New York

Ralph Steiner

Prakapas Gallery

A troubling question always raised by strong beginnings like Zeke Berman’s is, what can he possibly do next? In the last issue of Artforum I wrote about Clyfford Still, a painter who has made an entire life’s work out of a single idea—almost a single image, really. Photographers as different as Atget and CartierBresson have done essentially the same thing, working out as style the one photographic idea with which they began. It may be that Berman will also be able to go on and on and on exploring the conceit upon which his first photographs are based, revealing continually new implications in what may at first have seemed like a one-liner. That’s what art is all about, isn’t it? Seeing infinite possibilities where the rest of us saw nothing remarkable. Yet many photographers do begin to fear their idea won’t be big enough to last them a lifetime, and they allow themselves to be seduced away from their own best work. At least one show last fall—Ralph Steiner’s—seemed to be a case in point.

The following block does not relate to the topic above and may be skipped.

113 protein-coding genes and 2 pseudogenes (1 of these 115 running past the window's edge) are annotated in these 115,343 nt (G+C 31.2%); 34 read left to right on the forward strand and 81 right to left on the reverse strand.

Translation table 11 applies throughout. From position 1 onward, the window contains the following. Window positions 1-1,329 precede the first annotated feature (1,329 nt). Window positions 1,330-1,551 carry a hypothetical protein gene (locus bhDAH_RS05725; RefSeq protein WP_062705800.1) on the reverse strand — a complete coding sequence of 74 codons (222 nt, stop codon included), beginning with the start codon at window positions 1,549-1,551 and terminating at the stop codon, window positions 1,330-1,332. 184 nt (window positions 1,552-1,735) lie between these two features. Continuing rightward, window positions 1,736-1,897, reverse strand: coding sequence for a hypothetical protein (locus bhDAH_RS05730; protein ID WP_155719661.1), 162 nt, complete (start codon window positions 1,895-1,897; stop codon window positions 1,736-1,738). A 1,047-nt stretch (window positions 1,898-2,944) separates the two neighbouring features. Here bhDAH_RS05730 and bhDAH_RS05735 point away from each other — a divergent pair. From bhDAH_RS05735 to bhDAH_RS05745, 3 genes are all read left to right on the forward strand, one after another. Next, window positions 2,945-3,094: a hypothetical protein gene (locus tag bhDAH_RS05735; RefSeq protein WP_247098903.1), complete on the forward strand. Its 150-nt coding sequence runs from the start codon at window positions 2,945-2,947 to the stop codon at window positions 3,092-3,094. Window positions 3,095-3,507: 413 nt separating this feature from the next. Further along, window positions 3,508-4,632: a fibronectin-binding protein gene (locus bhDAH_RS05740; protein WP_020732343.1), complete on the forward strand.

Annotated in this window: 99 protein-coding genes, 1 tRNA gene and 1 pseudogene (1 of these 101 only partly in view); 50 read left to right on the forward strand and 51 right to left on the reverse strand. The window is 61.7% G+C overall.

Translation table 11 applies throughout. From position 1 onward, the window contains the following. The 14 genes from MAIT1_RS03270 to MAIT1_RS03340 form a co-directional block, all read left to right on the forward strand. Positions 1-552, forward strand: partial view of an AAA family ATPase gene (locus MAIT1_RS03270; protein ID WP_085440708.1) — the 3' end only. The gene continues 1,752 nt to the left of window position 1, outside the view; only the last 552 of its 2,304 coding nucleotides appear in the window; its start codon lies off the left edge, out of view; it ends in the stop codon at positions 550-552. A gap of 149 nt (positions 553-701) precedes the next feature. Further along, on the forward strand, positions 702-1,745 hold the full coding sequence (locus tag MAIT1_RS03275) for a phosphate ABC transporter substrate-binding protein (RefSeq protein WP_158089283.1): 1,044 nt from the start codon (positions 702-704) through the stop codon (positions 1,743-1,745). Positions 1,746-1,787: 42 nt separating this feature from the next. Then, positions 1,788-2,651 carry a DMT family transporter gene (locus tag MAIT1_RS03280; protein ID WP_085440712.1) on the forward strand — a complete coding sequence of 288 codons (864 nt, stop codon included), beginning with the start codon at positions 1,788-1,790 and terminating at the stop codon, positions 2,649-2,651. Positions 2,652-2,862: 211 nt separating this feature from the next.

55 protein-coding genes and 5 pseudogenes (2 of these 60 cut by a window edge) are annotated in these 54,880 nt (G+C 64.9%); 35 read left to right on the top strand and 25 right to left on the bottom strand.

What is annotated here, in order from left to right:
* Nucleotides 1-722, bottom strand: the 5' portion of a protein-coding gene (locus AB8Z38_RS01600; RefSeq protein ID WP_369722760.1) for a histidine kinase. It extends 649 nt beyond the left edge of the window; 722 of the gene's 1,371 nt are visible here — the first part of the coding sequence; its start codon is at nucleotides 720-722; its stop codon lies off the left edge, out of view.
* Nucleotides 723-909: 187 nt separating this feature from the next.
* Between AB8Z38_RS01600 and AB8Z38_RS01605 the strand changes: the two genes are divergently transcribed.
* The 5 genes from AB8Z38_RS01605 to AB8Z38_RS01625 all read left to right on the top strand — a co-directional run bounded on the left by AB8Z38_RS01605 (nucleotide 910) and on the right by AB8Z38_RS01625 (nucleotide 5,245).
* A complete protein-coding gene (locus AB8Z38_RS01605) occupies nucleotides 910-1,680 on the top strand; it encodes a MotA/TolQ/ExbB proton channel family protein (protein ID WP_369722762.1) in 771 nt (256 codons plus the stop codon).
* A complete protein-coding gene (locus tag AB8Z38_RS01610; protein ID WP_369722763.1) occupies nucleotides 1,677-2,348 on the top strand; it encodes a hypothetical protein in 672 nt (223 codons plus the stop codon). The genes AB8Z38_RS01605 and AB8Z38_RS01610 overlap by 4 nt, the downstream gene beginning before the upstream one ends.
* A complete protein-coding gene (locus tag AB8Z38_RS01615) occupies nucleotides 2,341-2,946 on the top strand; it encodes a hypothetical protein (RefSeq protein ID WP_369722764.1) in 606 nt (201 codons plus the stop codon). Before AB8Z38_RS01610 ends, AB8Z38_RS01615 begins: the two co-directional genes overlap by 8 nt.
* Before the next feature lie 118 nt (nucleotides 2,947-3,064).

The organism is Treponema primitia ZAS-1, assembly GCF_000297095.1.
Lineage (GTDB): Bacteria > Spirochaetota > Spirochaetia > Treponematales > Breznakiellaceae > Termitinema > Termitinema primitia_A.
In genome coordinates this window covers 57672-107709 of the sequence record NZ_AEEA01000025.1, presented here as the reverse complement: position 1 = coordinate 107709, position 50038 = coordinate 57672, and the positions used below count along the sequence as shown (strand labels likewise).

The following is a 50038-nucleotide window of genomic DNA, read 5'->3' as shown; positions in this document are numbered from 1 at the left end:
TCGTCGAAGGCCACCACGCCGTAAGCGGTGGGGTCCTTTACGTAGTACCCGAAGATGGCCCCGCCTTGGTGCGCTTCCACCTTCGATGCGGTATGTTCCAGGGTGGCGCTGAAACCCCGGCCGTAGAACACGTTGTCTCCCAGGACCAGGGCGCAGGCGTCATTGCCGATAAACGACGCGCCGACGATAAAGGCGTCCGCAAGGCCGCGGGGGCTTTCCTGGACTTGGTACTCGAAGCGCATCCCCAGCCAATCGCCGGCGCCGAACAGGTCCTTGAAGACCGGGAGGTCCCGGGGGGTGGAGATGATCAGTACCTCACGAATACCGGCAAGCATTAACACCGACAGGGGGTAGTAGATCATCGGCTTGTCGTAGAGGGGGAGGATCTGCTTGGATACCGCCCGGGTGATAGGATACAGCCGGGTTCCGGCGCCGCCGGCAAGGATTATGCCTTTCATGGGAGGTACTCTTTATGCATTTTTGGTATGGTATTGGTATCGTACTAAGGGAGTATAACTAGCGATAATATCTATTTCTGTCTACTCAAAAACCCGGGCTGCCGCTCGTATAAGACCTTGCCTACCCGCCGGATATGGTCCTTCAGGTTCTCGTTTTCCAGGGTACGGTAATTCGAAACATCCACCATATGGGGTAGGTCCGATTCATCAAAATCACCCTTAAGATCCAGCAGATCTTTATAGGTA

When you walked into Ralph Steiner’s show, the first thing you saw was not a photograph. It was a statement. This arrangement made a certain sense. Although I wouldn’t put Steiner’s words before his pictures, one thing which distinguishes his career from most other photographers’ is that he’s articulate. He’s better than articulate. He’s a real wiseacre, a kibitzer on life whose somewhat derogatory remarks are usually directed at himself. One of his best-known portraits is of S. J. Perelman (with pistol). They must have gotten along famously. In 1977 Steiner published a “photo-autobiography” called A Point of View in which the photography, as good as it is, is not as consistent as the autobiography. As we learn from the statement that prefaced the show at Prakapas, “a most thoughtful and articulate very young man of Boston” reviewed Steiner’s book and said that his early work was “better” than the late. When this remark came to Steiner’s attention, he disagreed so completely that as a rebuttal he put together the Prakapas show with the pointed title, “Fifty Photographs—Fifty Years Apart.”